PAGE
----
[00:03:22] Next. I’ve done this many, many times before some of those people become clients. But some don’t, they’re able to take that plan and actually go execute. And I’m okay with either. If you have an interest in talking to me about your leadership and growth of the company, then make sure you check out Just go to start your journey. You can apply to speak with me. Find time I’ll support. We’ll develop that plan. I’ll help you any way I can. You don’t have to be on the Inc 5,000, but you do have to be hungry for growth. And I want to support you when you’re ready. Now here’s the interview with Erin.

[00:03:55] Erin, how are you?

[00:03:57] Erin Willett: [00:03:57] I’m doing great. Gene, how about you?

[00:03:59] Gene Hammett: [00:03:59] Fantastic. Love to have a conversation about leadership and culture with fast-growth companies. I’ve already let our audience do a little bit about you personally and what we talk about today, but I’d love for you to share your story of assured consulting.

[00:04:12] Erin Willett: [00:04:12] So if it’s a pretty fun story, but I’ll give you the short and sweet, I guess since we don’t have all the time in the world, but first, thanks for having me. I’m really excited to get to know you a little bit better and to share a whole lot about what makes ACS so special. So at. Consulting solutions. We affectionately call it ACS because nobody wants to say all those words every single time. We support national security missions most primarily for the defense and intelligence community. We are a company of just under a hundred staff members. We founded back in 2011 and there’s a bit of a, of a story that goes behind that, but it was a slow, quiet start in 2011 because. Two weeks after founding ACS. I found out I was expecting my, my now almost nine-year-old son. So I kind of put those dreams of business ownership on the back burner a little bit, you know, did a little bit of, of small bits of consulting here and there under the ACS heading kind of mood lighting for a little while, enjoying my health insurance, of course. And then and then Sue, 2013, we opened our doors to full-time business operations.

[00:05:14] Gene Hammett: [00:05:14] Well, you’ve got some incredible success behind you. You made the in-class three times and you had some, you got as low as four 36 on the list. I know that it’s never just about you hitting these growth milestones. What did it, what was it like for your team to be able to celebrate this kind of growth?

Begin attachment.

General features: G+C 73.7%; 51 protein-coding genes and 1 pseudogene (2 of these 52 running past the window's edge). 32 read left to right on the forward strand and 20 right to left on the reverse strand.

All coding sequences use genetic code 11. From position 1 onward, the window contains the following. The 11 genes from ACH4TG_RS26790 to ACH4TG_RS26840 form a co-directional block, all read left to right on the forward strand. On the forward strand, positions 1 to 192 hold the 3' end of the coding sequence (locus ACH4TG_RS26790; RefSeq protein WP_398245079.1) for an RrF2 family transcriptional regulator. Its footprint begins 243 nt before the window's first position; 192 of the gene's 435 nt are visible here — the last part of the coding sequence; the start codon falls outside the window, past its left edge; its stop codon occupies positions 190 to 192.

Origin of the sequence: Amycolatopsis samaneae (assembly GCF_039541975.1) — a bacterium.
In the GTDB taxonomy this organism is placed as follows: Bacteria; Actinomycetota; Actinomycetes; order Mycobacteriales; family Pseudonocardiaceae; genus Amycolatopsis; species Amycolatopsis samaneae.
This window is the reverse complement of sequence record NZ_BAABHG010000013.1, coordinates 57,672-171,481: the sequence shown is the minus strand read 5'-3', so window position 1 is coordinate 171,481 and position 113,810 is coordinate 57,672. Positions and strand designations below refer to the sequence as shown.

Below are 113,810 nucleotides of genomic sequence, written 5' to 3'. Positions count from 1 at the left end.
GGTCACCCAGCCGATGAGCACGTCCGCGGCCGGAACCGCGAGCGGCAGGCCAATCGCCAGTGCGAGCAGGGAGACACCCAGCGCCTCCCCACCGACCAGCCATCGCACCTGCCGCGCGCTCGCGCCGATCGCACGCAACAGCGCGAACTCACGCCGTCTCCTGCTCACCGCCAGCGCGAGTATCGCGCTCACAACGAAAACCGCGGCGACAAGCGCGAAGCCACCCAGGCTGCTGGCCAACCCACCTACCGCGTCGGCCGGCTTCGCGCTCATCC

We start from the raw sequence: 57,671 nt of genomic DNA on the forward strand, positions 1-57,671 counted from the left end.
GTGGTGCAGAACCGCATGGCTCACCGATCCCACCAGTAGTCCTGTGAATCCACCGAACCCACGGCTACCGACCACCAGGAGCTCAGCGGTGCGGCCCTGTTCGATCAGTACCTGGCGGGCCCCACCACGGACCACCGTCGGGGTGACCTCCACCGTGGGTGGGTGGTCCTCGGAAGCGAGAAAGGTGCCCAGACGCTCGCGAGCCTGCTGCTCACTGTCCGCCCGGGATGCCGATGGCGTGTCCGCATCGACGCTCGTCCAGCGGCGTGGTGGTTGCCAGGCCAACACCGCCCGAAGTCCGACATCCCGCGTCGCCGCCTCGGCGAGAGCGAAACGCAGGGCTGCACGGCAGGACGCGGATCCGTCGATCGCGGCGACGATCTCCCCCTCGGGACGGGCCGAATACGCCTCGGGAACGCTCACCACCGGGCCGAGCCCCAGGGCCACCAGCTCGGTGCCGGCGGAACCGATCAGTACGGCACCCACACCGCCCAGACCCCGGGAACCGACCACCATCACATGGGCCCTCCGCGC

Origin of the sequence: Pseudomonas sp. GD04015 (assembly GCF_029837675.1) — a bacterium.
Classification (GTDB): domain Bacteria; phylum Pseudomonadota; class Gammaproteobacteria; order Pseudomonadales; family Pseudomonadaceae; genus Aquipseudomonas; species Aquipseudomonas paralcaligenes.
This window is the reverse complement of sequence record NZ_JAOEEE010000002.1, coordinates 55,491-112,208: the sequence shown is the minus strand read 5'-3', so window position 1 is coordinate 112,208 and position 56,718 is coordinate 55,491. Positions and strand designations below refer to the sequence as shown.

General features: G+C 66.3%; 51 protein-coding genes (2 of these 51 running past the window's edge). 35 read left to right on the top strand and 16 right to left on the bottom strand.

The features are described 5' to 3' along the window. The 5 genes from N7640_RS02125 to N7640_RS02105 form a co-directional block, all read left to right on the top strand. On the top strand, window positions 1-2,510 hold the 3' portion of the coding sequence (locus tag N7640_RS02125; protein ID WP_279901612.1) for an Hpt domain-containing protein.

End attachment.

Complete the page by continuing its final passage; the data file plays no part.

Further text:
[00:05:32] Erin Willett: [00:05:32] Our team is so much more than a team. We call ourselves a family. So, from the very, very beginning, what makes us special? Our special sauce as an organization, we founded ACS to be a different defense contractor. So I’m not sure how much your audience’s kind of aware of what the defense contracting community is like, but it’s very impersonal. A lot of the companies are very large. They kind of forget that we’re in a services industry and that our employees are the center of what we do and they are why we exist. So when Mandy Parmer my business partner and I opened those doors in 2013 and welcomed employees and started doing great things. We said we wanted to do it differently. We wanted to make sure that the employees are right at the center. We spent so much time upfront building an employee culture. We, in fact, our first hire approximately six, eight months after we started as an individual. Focused solely on helping us build that culture.

[00:06:25] So there are just three of us and we’re investing our time and energy on the employees. We don’t quite have yet because to me in this industry if we can crack that code, I mean, we call it finding needles and needle stacks. That’s our recruiting approach. It’s not needles in haystacks. These individuals are at the top of their fields. They are the literal and figurative graybeards of the organizations that we support. And in many cases, our staff, they have more longevity in history with some of the agencies we support, then sometimes our customers themselves. So for us to find these individuals. Is a challenge and it’s something that we’re constantly working on, getting better with, and finding those who don’t quite know about us yet. But then, you know, balancing that with, are they the right fit for ACS or, you know, are they going to be a welcome fit within the culture and how can we keep them, how can we be their last employer now?

[00:07:13] Commercial: [00:07:13] Hold on for a second. Erin just talked about the benefits of early culture. Now add the benefit of having Mark Randolph on the show a few weeks ago, to talk about the benefit of culture early in the business. Now Netflix, you knew, grew to an astronomical size and they wouldn’t have gotten there without the right intention on culture and people inside the workplace. Mark, share some of the details, but I want to make sure we put this call to action in here because it’s not just Erin’s perspective. There are hundreds, if not thousands of people that believe in culture early, and I want you to make your own choice. It’s not too late, but you want to make sure that you put the right intention on culture because it is the foundation element that you build a scalable business. And back to Erin.